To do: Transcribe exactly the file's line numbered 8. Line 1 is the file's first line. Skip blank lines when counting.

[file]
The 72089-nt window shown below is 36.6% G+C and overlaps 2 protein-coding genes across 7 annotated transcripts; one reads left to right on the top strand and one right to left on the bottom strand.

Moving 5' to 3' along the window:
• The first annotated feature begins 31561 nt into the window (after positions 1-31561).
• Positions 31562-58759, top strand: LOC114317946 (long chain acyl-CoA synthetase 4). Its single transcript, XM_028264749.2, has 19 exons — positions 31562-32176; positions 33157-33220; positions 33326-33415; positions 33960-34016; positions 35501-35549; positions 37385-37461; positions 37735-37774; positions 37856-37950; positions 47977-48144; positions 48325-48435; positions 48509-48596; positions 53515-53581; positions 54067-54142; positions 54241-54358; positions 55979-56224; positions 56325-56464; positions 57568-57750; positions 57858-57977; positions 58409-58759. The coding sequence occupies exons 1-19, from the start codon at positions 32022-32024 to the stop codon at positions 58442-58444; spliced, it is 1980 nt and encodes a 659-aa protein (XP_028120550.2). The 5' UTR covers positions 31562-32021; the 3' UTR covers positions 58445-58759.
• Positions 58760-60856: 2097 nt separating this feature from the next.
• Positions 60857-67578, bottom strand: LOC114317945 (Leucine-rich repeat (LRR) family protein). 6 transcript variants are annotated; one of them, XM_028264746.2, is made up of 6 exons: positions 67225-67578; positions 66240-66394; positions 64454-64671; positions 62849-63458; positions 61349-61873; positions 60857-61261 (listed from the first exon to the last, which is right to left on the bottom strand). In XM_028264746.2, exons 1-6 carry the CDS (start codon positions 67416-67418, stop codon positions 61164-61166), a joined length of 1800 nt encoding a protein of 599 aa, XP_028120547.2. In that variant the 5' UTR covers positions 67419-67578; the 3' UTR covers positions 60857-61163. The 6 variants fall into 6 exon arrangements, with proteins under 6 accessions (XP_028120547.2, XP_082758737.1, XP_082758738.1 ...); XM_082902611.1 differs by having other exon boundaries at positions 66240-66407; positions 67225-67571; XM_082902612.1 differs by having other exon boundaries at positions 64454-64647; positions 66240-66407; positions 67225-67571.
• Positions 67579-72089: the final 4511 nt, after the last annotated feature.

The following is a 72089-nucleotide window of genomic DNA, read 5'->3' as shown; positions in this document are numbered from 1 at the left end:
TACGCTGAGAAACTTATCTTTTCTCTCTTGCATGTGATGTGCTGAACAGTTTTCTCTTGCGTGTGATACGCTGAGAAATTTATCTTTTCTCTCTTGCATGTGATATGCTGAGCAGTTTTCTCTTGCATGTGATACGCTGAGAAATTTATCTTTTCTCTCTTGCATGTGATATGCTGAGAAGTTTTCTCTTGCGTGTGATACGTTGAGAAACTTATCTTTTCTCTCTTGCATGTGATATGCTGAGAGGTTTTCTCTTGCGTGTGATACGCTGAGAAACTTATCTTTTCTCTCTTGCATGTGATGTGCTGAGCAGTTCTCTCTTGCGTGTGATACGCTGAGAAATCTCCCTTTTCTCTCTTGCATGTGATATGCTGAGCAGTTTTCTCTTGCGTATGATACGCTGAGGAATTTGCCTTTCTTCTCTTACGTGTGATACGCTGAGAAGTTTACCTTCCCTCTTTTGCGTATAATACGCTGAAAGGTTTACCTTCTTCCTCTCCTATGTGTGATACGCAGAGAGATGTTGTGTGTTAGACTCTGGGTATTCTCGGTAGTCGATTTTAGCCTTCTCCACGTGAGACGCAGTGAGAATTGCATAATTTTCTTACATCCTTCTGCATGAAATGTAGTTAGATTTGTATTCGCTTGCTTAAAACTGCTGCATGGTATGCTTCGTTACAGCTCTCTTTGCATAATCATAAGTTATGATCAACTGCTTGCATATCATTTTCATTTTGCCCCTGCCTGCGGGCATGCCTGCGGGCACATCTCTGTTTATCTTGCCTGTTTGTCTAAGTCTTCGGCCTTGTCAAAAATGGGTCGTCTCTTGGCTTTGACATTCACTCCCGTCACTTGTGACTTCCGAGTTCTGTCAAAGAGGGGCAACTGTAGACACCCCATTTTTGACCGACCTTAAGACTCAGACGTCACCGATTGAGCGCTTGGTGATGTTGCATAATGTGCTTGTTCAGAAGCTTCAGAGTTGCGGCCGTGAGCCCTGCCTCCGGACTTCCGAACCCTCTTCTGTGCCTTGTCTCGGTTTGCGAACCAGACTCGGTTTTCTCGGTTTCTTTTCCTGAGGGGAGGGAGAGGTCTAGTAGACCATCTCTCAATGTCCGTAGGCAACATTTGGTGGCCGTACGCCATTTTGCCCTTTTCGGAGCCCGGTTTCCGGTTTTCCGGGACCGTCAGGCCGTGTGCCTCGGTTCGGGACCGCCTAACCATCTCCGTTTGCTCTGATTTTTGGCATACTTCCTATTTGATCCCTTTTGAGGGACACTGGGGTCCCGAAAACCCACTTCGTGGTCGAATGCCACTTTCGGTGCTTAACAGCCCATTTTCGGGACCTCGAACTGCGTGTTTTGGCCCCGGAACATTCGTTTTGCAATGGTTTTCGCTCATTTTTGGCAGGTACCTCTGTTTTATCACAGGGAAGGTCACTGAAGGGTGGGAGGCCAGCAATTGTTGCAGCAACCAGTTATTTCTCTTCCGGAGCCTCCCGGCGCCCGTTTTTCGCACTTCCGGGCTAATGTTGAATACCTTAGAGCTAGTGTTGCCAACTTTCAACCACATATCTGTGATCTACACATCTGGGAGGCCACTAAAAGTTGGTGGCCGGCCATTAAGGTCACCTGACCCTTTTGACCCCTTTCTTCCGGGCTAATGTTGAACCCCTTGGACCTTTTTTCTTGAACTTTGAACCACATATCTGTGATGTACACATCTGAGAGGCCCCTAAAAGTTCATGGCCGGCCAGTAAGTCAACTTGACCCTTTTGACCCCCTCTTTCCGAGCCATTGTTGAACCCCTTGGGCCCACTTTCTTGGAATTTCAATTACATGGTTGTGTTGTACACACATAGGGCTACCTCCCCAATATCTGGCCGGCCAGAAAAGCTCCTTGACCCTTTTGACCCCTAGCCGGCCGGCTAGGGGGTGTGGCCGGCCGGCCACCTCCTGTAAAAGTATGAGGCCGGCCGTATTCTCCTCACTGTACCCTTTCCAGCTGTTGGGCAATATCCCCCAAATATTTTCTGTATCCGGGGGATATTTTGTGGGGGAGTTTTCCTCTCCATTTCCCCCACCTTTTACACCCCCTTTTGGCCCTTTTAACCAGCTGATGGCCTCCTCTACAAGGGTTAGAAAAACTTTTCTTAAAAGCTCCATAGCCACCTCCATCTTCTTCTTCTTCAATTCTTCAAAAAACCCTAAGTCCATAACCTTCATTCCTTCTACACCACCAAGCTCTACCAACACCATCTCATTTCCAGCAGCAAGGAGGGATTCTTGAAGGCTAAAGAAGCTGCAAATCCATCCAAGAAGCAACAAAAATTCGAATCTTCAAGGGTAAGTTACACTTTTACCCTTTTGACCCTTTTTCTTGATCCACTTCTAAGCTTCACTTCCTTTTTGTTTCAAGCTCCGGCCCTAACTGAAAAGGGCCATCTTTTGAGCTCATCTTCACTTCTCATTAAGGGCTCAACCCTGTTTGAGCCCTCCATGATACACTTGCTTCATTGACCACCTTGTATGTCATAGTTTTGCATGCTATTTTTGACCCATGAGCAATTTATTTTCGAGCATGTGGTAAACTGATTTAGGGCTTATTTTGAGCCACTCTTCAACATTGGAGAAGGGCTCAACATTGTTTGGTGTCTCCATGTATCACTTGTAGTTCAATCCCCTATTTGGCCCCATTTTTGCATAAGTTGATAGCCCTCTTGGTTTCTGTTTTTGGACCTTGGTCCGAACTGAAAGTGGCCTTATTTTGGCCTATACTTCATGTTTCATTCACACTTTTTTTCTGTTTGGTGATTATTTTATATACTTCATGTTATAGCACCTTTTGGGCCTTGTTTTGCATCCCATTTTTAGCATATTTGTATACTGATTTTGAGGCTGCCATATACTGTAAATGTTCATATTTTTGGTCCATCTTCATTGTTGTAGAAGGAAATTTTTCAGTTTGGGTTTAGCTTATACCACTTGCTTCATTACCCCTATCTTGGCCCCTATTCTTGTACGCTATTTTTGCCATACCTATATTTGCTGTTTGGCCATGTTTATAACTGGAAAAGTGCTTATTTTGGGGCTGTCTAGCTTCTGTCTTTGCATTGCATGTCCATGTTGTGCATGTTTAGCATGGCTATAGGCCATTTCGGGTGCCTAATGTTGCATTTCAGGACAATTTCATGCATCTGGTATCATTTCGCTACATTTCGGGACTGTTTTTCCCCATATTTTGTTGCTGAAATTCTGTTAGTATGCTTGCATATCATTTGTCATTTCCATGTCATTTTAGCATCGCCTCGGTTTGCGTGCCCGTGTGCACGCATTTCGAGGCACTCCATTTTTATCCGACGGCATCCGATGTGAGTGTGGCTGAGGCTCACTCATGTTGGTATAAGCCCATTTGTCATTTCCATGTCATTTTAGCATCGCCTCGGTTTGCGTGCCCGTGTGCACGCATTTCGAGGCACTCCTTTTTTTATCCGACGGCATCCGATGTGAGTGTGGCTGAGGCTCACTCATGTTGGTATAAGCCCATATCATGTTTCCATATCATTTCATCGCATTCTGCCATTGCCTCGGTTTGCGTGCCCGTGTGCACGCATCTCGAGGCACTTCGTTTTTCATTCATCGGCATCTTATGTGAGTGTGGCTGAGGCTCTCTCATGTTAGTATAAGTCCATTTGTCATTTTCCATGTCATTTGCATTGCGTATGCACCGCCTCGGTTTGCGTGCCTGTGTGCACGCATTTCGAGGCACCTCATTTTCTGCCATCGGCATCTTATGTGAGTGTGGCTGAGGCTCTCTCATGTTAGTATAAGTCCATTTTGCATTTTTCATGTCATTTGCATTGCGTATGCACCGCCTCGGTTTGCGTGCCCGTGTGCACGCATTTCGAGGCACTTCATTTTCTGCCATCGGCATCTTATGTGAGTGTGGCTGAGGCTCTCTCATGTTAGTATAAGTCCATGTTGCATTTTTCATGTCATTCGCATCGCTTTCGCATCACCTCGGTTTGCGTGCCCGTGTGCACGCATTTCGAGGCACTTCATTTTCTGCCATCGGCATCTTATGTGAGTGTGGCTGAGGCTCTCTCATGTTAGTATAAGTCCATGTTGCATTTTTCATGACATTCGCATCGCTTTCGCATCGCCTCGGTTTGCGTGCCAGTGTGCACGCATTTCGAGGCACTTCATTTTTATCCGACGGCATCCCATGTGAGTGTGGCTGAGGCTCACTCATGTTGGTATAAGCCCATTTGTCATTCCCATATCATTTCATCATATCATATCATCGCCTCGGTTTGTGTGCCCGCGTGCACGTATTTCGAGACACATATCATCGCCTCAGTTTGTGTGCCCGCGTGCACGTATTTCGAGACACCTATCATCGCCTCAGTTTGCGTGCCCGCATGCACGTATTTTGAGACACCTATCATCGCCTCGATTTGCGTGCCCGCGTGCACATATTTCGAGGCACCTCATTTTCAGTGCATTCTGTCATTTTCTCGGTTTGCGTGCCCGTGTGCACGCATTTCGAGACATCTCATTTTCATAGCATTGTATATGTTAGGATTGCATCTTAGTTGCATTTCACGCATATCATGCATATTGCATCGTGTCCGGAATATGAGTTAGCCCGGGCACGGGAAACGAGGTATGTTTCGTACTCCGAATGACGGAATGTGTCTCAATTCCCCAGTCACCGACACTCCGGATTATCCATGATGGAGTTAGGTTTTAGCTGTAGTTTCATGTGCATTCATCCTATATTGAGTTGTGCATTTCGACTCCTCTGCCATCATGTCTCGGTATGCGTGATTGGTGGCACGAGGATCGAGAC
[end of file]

The following is a 72089-nucleotide window of genomic DNA, read 5'->3' as shown; positions in this document are numbered from 1 at the left end: